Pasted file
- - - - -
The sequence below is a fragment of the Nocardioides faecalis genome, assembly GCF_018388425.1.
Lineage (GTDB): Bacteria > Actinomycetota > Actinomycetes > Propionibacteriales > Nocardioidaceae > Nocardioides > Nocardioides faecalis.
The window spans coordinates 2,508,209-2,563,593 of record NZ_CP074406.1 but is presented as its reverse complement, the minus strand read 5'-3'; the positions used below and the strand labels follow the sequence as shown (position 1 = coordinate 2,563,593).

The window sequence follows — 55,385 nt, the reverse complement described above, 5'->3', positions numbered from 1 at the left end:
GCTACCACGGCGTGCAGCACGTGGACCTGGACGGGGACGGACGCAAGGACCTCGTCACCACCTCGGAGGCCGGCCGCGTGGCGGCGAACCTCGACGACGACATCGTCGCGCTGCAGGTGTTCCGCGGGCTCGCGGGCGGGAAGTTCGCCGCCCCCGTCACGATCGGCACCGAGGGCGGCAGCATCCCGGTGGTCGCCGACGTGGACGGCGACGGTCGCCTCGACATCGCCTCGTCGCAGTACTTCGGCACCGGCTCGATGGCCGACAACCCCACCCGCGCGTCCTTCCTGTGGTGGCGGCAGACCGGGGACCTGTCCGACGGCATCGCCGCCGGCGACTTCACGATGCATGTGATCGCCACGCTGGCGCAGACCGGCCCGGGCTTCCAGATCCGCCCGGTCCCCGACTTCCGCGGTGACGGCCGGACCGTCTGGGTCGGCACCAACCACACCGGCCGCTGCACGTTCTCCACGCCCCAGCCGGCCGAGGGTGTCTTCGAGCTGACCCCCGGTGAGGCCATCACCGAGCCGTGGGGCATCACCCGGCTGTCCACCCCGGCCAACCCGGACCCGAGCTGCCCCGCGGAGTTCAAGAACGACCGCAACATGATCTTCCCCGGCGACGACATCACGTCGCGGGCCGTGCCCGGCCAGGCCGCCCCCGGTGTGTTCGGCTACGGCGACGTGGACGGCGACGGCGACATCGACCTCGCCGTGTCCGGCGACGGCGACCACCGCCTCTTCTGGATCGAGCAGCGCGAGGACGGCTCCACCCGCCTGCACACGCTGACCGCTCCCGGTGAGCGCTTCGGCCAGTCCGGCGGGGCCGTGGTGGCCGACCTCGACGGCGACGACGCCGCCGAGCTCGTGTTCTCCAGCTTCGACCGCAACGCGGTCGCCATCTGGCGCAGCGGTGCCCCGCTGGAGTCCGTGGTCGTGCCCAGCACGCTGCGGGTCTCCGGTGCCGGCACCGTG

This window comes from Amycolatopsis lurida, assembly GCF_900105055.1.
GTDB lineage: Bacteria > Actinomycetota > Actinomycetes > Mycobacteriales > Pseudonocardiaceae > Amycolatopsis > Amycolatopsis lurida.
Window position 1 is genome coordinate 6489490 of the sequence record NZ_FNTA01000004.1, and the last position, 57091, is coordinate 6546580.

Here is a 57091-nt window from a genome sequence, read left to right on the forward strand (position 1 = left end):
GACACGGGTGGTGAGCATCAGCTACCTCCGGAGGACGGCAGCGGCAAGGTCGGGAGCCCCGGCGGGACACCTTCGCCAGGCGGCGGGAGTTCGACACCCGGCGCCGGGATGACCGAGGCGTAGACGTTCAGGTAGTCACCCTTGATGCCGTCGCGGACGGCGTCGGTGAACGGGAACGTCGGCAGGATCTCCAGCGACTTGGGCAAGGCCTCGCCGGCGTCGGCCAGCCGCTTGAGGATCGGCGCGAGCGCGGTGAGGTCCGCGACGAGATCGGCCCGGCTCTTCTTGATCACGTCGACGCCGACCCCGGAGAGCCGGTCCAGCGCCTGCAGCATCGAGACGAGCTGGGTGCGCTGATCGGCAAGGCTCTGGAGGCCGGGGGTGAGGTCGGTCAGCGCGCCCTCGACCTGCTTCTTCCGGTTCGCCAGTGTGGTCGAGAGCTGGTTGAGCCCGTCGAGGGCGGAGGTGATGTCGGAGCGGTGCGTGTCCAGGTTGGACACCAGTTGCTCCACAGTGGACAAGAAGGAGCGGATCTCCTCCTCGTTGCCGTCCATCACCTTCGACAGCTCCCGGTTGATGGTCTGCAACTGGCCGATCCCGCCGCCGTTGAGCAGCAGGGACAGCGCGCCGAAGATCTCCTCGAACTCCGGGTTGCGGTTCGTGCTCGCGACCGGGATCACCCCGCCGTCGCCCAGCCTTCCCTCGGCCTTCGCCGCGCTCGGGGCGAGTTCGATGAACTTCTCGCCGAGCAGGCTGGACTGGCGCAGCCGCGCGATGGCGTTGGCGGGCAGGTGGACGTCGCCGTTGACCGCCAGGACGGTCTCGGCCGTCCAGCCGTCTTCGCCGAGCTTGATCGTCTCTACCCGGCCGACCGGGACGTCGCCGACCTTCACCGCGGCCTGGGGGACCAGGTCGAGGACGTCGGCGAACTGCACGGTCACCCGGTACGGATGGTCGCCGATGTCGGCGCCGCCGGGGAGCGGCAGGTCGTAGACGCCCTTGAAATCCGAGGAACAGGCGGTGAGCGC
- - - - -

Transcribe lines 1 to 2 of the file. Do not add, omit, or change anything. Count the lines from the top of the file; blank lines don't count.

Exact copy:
The sequence below is a fragment of the Nocardioides faecalis genome, assembly GCF_018388425.1.
Lineage (GTDB): Bacteria > Actinomycetota > Actinomycetes > Propionibacteriales > Nocardioidaceae > Nocardioides > Nocardioides faecalis.